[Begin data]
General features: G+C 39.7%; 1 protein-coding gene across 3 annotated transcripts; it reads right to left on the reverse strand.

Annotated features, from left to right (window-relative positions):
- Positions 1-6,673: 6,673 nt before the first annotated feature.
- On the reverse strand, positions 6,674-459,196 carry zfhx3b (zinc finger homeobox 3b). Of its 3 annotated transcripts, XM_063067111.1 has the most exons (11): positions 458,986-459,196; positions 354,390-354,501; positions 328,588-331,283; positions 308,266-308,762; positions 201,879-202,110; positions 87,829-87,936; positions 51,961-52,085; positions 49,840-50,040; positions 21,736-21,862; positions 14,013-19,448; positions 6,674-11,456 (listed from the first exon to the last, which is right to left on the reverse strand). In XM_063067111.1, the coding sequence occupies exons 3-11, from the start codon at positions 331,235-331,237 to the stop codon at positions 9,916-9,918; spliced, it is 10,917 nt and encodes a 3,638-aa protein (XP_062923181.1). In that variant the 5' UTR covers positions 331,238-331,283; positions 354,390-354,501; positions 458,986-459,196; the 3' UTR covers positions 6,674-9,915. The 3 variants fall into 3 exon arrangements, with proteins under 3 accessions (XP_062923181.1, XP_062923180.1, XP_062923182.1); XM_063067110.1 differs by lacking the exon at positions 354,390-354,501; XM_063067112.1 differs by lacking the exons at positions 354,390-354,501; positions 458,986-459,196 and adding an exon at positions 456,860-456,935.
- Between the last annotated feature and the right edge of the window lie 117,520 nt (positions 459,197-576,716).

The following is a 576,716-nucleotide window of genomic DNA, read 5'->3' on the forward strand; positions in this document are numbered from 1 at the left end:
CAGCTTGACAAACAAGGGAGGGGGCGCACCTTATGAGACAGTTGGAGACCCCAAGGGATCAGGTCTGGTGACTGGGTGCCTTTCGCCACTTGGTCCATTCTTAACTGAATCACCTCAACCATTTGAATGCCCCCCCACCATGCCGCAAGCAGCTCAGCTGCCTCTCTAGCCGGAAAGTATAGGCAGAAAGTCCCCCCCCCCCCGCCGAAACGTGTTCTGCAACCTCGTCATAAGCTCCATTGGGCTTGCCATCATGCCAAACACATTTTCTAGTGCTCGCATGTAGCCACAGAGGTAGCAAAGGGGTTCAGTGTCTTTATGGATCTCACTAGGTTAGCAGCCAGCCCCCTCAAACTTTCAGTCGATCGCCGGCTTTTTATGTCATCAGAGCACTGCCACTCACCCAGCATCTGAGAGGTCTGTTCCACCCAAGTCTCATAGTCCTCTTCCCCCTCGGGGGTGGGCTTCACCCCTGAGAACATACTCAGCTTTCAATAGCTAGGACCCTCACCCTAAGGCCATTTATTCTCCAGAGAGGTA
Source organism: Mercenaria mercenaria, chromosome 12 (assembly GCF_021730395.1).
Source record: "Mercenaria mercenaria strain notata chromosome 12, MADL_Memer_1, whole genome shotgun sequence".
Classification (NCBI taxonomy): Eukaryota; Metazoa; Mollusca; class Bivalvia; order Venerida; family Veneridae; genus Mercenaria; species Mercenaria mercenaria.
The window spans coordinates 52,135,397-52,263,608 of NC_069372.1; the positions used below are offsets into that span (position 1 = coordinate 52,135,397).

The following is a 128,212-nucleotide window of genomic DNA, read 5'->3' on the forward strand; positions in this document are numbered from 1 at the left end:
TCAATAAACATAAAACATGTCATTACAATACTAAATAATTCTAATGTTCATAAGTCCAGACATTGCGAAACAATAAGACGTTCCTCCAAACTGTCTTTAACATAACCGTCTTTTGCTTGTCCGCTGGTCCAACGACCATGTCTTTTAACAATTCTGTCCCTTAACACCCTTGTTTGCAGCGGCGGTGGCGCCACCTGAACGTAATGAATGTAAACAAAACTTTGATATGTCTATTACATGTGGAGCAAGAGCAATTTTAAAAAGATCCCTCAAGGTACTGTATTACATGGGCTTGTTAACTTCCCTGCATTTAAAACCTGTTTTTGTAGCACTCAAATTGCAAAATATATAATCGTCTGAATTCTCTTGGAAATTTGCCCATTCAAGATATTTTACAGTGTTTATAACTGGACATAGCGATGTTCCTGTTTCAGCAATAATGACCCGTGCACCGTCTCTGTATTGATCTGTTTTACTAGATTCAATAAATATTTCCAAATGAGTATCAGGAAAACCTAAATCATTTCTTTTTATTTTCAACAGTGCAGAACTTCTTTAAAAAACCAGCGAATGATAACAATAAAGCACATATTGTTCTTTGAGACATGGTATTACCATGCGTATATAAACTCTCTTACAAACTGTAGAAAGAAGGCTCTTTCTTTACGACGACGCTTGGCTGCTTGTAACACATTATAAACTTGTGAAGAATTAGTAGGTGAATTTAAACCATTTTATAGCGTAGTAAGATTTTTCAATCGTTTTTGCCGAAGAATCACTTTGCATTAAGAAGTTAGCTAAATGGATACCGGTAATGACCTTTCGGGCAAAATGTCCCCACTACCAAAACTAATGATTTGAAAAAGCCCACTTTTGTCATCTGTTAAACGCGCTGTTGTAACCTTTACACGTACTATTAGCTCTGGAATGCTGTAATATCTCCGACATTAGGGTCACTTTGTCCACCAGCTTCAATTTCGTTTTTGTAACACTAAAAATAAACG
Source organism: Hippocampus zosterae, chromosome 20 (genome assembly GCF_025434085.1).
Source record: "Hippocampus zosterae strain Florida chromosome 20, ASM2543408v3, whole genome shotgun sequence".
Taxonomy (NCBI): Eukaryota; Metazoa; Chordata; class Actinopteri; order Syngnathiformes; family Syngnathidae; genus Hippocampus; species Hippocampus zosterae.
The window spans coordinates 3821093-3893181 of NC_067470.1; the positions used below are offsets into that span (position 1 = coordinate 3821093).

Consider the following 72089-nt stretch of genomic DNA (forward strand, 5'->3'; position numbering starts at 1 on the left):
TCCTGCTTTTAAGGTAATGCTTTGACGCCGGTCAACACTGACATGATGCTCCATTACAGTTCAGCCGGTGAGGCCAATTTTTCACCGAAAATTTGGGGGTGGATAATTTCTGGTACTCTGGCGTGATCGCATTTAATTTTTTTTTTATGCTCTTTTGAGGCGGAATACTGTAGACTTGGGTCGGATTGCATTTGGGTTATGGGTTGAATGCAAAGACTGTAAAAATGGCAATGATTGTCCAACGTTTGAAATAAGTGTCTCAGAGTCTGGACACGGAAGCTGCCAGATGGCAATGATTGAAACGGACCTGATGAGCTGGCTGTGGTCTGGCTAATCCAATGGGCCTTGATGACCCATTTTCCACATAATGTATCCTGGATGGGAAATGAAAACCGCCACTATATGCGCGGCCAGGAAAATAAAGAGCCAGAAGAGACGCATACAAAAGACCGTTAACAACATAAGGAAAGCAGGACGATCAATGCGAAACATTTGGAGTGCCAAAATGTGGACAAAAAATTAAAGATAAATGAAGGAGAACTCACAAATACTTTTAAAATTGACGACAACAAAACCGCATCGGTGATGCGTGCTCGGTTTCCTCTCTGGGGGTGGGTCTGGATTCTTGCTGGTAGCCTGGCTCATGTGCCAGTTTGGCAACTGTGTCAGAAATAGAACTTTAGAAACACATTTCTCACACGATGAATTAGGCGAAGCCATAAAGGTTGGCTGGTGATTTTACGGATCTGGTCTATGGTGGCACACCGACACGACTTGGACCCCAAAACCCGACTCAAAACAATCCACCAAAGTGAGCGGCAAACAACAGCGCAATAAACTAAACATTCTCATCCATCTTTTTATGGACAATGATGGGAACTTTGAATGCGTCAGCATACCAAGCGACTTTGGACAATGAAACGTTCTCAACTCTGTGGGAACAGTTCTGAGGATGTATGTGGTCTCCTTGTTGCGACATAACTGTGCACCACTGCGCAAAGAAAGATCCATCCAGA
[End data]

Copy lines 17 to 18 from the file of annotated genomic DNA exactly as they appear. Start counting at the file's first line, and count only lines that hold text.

The window spans coordinates 3821093-3893181 of NC_067470.1; the positions used below are offsets into that span (position 1 = coordinate 3821093).

Consider the following 72089-nt stretch of genomic DNA (forward strand, 5'->3'; position numbering starts at 1 on the left):